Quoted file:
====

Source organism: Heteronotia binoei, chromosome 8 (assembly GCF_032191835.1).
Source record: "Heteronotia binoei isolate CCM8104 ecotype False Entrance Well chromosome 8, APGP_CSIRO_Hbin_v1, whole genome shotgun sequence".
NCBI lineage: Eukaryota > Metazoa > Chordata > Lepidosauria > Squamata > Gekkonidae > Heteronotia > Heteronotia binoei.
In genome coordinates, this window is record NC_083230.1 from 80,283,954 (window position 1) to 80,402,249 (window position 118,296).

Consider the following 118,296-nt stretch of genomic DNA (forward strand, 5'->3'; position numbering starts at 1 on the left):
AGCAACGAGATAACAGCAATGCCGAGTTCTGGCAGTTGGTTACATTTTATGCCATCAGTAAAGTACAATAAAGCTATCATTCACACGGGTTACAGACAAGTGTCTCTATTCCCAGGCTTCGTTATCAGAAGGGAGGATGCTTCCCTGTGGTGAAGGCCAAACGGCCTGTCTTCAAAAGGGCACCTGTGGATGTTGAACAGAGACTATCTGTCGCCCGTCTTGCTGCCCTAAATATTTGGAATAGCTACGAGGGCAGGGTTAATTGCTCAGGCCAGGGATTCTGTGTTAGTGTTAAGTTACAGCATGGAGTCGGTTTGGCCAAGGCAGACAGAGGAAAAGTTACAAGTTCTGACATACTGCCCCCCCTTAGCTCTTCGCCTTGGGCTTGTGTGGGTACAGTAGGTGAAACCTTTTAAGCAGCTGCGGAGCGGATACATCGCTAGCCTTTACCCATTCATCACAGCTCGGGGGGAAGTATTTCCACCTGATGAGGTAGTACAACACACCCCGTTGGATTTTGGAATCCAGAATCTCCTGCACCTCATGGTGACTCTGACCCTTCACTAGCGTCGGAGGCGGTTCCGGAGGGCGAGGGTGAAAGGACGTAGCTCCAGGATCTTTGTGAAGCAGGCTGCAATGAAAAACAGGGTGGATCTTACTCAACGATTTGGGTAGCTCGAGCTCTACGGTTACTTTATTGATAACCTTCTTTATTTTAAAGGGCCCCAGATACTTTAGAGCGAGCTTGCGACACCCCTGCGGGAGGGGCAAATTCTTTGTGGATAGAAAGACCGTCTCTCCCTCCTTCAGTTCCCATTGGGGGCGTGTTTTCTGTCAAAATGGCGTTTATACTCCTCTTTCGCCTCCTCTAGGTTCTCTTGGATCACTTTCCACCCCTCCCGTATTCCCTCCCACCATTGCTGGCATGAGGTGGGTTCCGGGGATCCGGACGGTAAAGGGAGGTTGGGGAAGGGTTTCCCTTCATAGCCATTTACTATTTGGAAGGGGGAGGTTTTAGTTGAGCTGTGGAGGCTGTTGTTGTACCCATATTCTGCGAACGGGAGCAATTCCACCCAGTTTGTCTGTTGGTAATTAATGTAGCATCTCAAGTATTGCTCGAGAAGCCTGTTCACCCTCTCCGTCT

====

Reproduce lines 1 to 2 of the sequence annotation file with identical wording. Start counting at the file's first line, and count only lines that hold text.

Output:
Source organism: Heteronotia binoei, chromosome 8 (assembly GCF_032191835.1).
Source record: "Heteronotia binoei isolate CCM8104 ecotype False Entrance Well chromosome 8, APGP_CSIRO_Hbin_v1, whole genome shotgun sequence".